12 Main Causes Of Knee Pain In Teens, Its Symptoms & Treatment

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Knee pain in teenagers is a common complaint, particularly among physically active teens and those engaged in sports. It is also known as adolescent anterior knee pain and is characterized by pain in the center of the knee, beneath the patella (knee cap). Athletic teenagers are more likely to develop anterior knee pain than others.

Overuse of muscles or a training schedule without sufficient muscle strengthening or stretching exercises may also cause knee pain in teens. Otherwise, knee joint abnormalities or diseases are rare in teenagers.

Read on to know the causes, complications, treatment, and prevention of knee pain in teens.

Symptoms And Signs Of Teenage Knee Pain

The location of the pain may vary depending on the underlying cause. Some children may have anterior knee pain, while others may have posterior knee pain. The following signs and symptoms can be associated with knee pain in most teens (1).

  • Pain intensity increases over time
  • Redness
Redness can be a sign of knee pain in teenagers

Image: Shutterstock

  • Swelling
  • Tenderness
  • Warmth or fever
  • Pain felt during knee flexion
  • Popping sounds heard from the knee during movements
  • Problems in weight-bearing on leg
  • Inability to keep knees fully flexed or extended

Severe knee pain and other symptoms require pediatric consultation. Doctors may help to identify the cause of pain and treat it.

Is Knee Pain In Teens Common?

Anterior knee pain due to overuse and sports are common among teens. They may also commonly experience growing pains in the knee. It is difficult to rate the exact incidence of knee pain since the definition of knee pain may vary in each cause.

How Long Does Knee Pain In Teens Last?

There is no specific duration for knee pain in teens. It may vary depending on the severity and type of underlying conditions. Knee pain due to overuse may relieve immediately with rest. Knee pain due to knee injuries, such as ligament tear, may even continue after treatment until the injury heals.

Growing pains in the knee are experienced during growth spurts in teenagers. This type of pain may resolve once the growth is completed.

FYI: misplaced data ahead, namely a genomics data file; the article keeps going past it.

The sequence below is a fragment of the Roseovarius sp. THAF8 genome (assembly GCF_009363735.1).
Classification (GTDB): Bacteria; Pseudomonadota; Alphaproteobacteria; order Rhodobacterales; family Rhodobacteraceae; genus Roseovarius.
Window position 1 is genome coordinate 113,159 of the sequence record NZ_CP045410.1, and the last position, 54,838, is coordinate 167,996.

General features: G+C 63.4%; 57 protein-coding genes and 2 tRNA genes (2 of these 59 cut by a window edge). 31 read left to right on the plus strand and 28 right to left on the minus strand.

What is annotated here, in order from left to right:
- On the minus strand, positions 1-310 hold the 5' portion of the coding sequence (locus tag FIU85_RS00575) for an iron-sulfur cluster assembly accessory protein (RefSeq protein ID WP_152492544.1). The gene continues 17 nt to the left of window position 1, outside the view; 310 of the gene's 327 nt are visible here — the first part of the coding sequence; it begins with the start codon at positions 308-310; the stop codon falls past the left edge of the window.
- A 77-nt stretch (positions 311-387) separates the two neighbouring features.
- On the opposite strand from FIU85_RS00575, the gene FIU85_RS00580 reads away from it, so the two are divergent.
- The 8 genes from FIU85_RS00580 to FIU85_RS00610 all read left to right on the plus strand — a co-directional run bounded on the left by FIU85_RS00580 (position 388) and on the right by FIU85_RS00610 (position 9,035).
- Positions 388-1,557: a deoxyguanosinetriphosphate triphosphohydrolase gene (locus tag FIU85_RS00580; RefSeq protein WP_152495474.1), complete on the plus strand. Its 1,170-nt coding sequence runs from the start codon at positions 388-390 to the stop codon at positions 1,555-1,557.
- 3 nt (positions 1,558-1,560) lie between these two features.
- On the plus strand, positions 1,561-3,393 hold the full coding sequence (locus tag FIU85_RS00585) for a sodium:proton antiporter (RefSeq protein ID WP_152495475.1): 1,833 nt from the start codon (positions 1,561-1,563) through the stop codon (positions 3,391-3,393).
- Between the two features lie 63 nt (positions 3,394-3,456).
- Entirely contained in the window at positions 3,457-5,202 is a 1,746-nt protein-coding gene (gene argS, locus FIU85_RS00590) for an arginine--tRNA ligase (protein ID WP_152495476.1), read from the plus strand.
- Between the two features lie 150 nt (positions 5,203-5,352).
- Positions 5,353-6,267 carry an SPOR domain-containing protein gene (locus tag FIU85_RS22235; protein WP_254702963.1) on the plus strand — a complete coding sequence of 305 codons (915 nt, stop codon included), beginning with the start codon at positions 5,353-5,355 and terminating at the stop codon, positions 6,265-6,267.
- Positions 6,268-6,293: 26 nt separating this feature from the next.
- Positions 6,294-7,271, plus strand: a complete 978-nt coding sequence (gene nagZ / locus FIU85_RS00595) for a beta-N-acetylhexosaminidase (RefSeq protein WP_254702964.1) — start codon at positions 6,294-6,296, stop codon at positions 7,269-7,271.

Causes Of Knee Pain

The common causes of knee pain in teenagers may include the following conditions (2).

  1. Alignment problems may increase the pressure on the knee cap during movements.
  1. Overuse and inflexible muscles may cause knee pain.
  1. Tendinitis is the irritation and inflammation of the tendons.
  1. Apophysitis is a stress injury or inflammation around the bone growth plates in children and teens.
  1. Growth-related problems, such as Osgood-Schlatter disease, cause pain in the growth area. This can be due to the fast growth of bone that makes the muscles stretched. This can be localized and tender to touch.
  1. Abnormal hip rotation may also lead to knee pain due to displacement of the knee cap.
  1. Patellar tendonitis is the inflammation of patellar tendons.
  1. Quadriceps tendonitis is the inflation of the quadriceps tendon.
  1. Patellofemoral stress syndrome causes anterior knee pain due to abnormal movement or increased pressure between the patella and femur (thighbone).
  1. Growing pains may occur when there are growth spurts in teens and are usually felt at night.
  1. Sports injuries usually occur from sports involving running and jumping.
Causes of knee pains in teenagers

Image: Shutterstock

  1. Other knee injuries, such as ACL injury, could cause pain due to a tear of the anterior cruciate ligament (ACL).
Quick fact
Synovial impingement is the pinching of the knee’s inner membrane when moving and can cause anterior knee pain in teens (7).

Although teens may have growth spurts, knee pain in teens is not always growing pains. Sometimes, this may be over-labeled as a growing pain, and the underlying reasons may stay unresolved.

Risk Factors For Knee Pain

The following factors may increase the risk for knee pain in teens (3).

  • Overweight and obesity may increase strain on knee joints
  • Lack of muscle strength and flexibility may make the knee joint unstable during motion
  • Certain sports involving repeated jumps, such as alpine skiing and basketball, may increase chances of knee pain
  • History of knee injury can increase the risk of knee pain and further knee injuries
Quick fact
Teen girls using high-heeled footwear may be at a greater risk of developing knee pains (8).

Complications Associated With Knee Pain

Knee pain due to growth or overuse may not cause severe complications in most teens. Knee injuries have an increased risk of recurrence, and the pain may worsen if left unmanaged. Medical conditions, such as osteoarthritis in obese teens, may cause increased pain.

If left untreated, teens with musculoskeletal disorders may also have an increased risk for worsening knee pain over time.

Prevention Of Knee Pain In Teens

Stretching before exercises can help prevent knee pains in teens

Image: Shutterstock

All cases of knee pain cannot be prevented. The following tips may help to reduce the risk of knee pain in some teens (4).

  • Weight loss may help to reduce knee pain in obese teens. Activities such as swimming and aerobics can be tried for weight loss in the initial stages since they have a low impact on the knees.
  • Condition the muscles for sports activities. This may increase the flexibility and strength of the muscles.
  • Practice sports with perfect techniques. A trainer or coach can help the teen learn movement patterns and sports techniques that minimize knee injury risk.
  • Avoid overtraining to prevent overuse injuries.
  • Stretching before exercise and using an ice pack after exercises may help to reduce knee pain.

Limiting high-impact activities may reduce pain in some children. Seek medical care in case of chronic knee pain since early interventions may prevent the worsening of underlying causes.

When To See A Doctor?

It is not ideal to use pain relievers, such as ibuprofen, to mask the pain and participate in sports. This may worsen the injuries and pain over time. Seek medical care in the following circumstances (5).